“People are using more active ingredients, and their skin barriers are becoming compromised.”
David Kim, MD, board-certified dermatologist
Thankfully, caring for your skin barrier is fairly straightforward. Ceramides, glycerin, and fatty acids have long been considered the “big three” for skin barrier repair (and have traditionally been staples in lotions and other products from industry heavyweights like Cerave and Cetaphil). Calming ingredients like Centella Asiatica and colloidal oatmeal are often included alongside them to soothe irritated skin. But though the solutions for strengthening skin haven’t changed in the four decades (since ceramides entered the cosmetic lexicon), the way they’re being delivered—and marketed—to consumers has.
Barrier-building ingredients were once exclusively available in thick creams designed to treat dry skin, but now, they’re making their way into lighter-weight products more suitable for boosting the skin barrier for oily skin and acne-prone skin. In October Paula’s Choice launched its Barrier Repair Advanced Moisturizer ($38), which boosts skin’s natural production of ceramides to strengthen the barrier and allow for better moisture retention; RoC introduced its Barrier Renew Essentials Collection ($50) that includes lightweight a.m. and p.m. moisturizers as well as a gel-to-foam cleanser, all of which are jam-packed with ceramides; Murad launched a Cellular Hydration Repair Serum ($72) that’s infused with peptides and fatty acids to boost your body’s natural production of ceramides, strengthening the skin barrier within 30 minutes of application. One month earlier, Payot launched an Adaptogenic Spray Moisturizer ($44) infused with antioxidants to defend against the environmental impacts on skin barrier health. At the end of this month, Drunk Elephant will release its Bora Bora Barrier Repair Cream, which promotes the natural production of skin-strengthening lipids; and in early 2024, Saint Jane will enter the barrier-care category with its new Beauty Star Flower Serum, which encapsulates niacinamide inside of micropearl bubbles that burst when they enter the skin to provide strengthening benefits from the inside out.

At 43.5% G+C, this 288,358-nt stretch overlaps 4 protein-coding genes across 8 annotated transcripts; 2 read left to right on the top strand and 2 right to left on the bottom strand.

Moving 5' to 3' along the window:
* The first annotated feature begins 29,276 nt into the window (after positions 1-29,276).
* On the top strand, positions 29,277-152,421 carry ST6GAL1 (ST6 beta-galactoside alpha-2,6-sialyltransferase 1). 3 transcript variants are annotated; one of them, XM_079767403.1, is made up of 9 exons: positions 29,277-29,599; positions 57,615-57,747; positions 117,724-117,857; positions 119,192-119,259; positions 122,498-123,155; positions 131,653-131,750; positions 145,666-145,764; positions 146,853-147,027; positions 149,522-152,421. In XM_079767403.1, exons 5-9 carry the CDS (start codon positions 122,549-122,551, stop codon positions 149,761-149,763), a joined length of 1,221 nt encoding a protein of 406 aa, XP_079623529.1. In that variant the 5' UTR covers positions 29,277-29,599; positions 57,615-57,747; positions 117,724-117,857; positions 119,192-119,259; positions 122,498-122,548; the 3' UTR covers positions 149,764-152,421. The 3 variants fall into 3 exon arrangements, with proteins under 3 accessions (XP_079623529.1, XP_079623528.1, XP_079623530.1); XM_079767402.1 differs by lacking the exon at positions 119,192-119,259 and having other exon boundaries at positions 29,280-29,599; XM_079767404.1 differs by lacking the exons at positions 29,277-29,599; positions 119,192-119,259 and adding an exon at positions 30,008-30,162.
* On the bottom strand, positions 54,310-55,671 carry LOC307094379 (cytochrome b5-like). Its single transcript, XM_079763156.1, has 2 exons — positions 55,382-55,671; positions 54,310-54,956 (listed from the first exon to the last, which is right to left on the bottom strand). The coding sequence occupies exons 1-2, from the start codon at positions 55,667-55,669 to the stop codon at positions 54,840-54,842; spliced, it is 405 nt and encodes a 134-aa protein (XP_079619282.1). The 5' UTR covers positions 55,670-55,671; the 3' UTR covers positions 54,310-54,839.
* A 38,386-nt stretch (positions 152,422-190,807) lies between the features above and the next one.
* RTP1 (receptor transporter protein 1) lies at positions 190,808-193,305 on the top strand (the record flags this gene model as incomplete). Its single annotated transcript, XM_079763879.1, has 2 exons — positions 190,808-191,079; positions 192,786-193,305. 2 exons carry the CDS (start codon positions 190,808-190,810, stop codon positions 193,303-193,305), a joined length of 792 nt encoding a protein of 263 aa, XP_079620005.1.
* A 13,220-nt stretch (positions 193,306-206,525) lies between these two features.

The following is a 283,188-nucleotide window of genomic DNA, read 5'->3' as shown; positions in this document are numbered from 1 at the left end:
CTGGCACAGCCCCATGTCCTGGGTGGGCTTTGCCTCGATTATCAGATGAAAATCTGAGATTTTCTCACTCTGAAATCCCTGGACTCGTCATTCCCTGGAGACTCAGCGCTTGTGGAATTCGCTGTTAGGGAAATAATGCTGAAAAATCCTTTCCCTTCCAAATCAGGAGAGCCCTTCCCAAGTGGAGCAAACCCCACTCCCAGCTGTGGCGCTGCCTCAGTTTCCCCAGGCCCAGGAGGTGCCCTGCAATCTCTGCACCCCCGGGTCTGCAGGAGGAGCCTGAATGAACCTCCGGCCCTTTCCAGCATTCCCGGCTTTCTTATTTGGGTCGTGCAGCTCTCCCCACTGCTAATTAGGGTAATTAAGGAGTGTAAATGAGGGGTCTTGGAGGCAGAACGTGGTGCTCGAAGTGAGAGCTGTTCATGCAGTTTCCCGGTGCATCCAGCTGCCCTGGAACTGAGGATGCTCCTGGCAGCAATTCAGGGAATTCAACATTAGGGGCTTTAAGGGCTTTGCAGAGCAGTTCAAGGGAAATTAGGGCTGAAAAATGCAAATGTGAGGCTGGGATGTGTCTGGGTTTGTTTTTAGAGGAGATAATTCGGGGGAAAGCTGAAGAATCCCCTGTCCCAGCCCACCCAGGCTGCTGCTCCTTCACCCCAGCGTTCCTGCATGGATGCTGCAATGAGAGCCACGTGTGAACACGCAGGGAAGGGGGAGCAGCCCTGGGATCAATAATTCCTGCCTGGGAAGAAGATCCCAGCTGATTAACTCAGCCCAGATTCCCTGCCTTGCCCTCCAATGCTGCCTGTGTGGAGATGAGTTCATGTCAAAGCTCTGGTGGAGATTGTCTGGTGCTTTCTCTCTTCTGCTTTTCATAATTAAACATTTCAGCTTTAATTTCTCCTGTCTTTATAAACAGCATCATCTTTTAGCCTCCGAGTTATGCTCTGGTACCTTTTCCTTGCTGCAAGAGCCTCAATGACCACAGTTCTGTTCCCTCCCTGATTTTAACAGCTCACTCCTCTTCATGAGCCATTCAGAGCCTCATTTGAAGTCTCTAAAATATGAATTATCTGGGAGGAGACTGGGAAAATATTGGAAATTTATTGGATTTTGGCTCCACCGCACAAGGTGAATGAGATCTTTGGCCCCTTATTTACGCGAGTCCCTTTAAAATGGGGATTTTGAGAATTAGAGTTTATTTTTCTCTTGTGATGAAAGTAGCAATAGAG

And for those dealing with more severe underlying barrier concerns, like eczema and rosacea, treating the symptoms at home has never been easier
Body care is getting a barrier-friendly upgrade, too. Marie Veronique, Cyklar, REN, and PerriconeMD all launched barrier-focused body products in the back half of this year. And at the top of 2023, Dove introduced its Shower Collection for Skin Conditions, which features three body washes designed to target eczema-prone, dry-cracked, and hyper-reactive skin. Looking ahead to the coming months, Evolved By Nature will launch a body wash that employs the brand’s proprietary activated silk ingredient to support the skin’s natural production of claudins, a protein that holds barrier cells together to keep moisture in and irritants out.
And for those dealing with more severe underlying barrier concerns, like eczema and rosacea, treating the symptoms at home has never been easier (though you’ll still want to consult a dermatologist for the best course of action for your individual needs). In the past year, drugstore and luxury brands alike—including No. 7, Olay, Murad, Typology, and Alpyn Beauty—have all introduced products that target these concerns, and in November, a new brand called Re/Cover hit the market with moisturizing patches that treat eczema flares in the same way pimple patches zap zits. In the dermatological world, a new eczema drug from Lilly called lebrikizumab has shown promise in strengthening the skin barrier in clinical trials (it works by blocking the proteins that trigger the inflammatory loop in the skin to stave off barrier dysfunction, itch, and infection), and could be available via prescription as early as next year.
Come 2024, strength training our skin will become so central to our routines that many of us won’t even realize we’re doing it—but our complexions will be all the better for it.